When playing ‘Man’ against a stack offence it is common for players at the front of the stack to mark ‘under’ their man, whilst players near the back will mark deep of their man. It is good¬† practice to position yourself so that you can see the thrower as well as your man. Good defenders will often try to anticipate any cuts by their players and will stay on the balls of their feet to maintain balance to be able to react to cuts and fakes.

‘Man’ defence is very reliant on holding the force, i.e. no throws going to the closed side. As a result, often 2 defenders will look to work as a pair in ‘Sandwich’ defence. One defender will stand on the closed side and one on the open side and they will pick up which ever offencive player goes their way. The process of swapping players like this is called a ‘Switch’. Switches can be used deep and under as well as open and closed. These defensive strategies are very reliant on good communication. If the other player doesn’t pick up on the switch then of course a player will be open and potentially ready for an easy scoring pass!

Sometimes the first man marking in the stack will ‘poach’ in the passing lane on the open side to apply pressure on the thrower and block open side cuts. Down field players will switch up as required if the offensive player (the one who is being poached) cuts long down field. If an opposing team plays through one particular very skilled handler, although the opposition may have quicker and more athletic players on their team, you might put your biggest most athletic defender on them to try to limit their impact on the game.


Directional Force

In windy conditions the force may be set to trap the other team on the downwind line or force throwers to try and throw into the wind. Sometimes force middle (a.k.a ‘FM’) is called to switch the direction of the force towards the centre of the field to compact the opposition into the middle of the field back towards the rest of the defence. Force ‘line’ can be used to try and trap the opposition on the sideline. This is a good option if you’re a more athletic team than the opposition.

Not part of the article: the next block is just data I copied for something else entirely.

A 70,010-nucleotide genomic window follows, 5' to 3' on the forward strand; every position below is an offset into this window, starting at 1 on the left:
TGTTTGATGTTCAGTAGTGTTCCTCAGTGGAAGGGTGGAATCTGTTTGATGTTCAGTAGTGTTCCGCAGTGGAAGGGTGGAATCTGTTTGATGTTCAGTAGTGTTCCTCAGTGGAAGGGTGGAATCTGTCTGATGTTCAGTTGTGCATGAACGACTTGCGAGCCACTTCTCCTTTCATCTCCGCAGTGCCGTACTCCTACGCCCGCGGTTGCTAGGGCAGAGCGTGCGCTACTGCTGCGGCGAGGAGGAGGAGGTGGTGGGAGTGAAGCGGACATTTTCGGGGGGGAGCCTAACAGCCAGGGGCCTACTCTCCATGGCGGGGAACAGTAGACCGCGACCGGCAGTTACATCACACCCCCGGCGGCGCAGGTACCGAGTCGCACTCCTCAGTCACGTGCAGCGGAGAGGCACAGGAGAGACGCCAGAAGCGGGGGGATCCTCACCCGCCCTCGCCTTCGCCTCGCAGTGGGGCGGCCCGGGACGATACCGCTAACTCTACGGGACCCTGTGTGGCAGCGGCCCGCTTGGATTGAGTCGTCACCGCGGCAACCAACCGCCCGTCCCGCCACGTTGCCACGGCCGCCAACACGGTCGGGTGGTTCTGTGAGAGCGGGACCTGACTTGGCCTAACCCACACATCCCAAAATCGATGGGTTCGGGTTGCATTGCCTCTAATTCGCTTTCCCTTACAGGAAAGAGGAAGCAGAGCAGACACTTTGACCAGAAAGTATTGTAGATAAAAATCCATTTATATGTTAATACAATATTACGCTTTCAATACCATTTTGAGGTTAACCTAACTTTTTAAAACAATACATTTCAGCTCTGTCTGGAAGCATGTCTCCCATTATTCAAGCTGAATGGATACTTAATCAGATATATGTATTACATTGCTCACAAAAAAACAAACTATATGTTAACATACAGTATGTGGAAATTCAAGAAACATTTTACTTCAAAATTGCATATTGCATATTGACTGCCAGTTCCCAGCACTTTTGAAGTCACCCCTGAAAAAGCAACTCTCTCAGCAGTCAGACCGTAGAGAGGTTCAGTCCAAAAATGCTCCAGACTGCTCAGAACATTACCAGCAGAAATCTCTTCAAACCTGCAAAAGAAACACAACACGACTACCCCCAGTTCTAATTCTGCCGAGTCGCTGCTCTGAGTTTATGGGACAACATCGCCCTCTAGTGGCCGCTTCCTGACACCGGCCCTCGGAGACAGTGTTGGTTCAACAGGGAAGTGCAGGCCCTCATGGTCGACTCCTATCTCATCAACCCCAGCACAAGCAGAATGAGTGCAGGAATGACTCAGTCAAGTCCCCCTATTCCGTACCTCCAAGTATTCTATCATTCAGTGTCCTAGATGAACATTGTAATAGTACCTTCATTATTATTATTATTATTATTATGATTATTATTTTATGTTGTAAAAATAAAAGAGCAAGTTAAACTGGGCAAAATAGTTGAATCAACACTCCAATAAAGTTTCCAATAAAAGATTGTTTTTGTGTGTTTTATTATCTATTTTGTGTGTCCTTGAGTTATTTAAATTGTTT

‘Straight up’ force is also sometimes used (communication here is vital!). Often ‘left hand’ / ‘right hand’ is called from team mates from the sideline to let the force know which side the cuts are heading, thus where the throw is likely to be made. A good tactic can often be to change the direction of the force after 5 passes to try to confuse the attacking team.


Zonal Defensive Strategies

In a zone defense players mark an area or zone on the field and each player has a responsibility to protect their area. There are many different ways of playing zones. Zones are deployed in windy conditions as the defence will generally allow short sideways and backwards passes but block up-field passes. The defence hopes to cause errors by the opposing handlers as they attempt to throw lots of cross field passes. The defence aim to ensure any up field throws are over the top and therefore gives their team mates an opportunity to make a challenge for the disc.

Communication is a vital component of this defence to get the positioning right and work together as a unit. The sideline is very helpful too, providing on field players with insightful information on the location of offensive players and their defensive position.


The Cup

The Cup is effective against teams with weak handlers but most teams have such good disc skills that they beat this zone fairly easily. The cup is essentially an extended force, usually towards the middle of the field. In respect of the 3m double team rule, 1 player forces and the next 2 look to extend this force from 3m away. The other 4 down field players look to mark an area, each tracking offensive players who come into their area.

The Cup is considered slightly ‘old skool’ these days, as the ‘Junk’ is usually preferred.

Ultimate Frisbee Tactics


The Junk Zone

With the Junk Zone (a.k.a ‘J’ or just ‘Zone’), instead of a cup formation, a wall of 3 players sets up approx 5-7m from the disc to prevent any up field throws.

It is vital that they move around the field as a unit into the passing lane and don’t get sucked into the disc or let gaps appear in the ‘wall’. A force is usually put downwind in a cross-field wind or to the nearest sideline. The remaining three players take up down-field positions to challenge for any discs that get thrown in their direction.

Ultimate Frisbee Tactics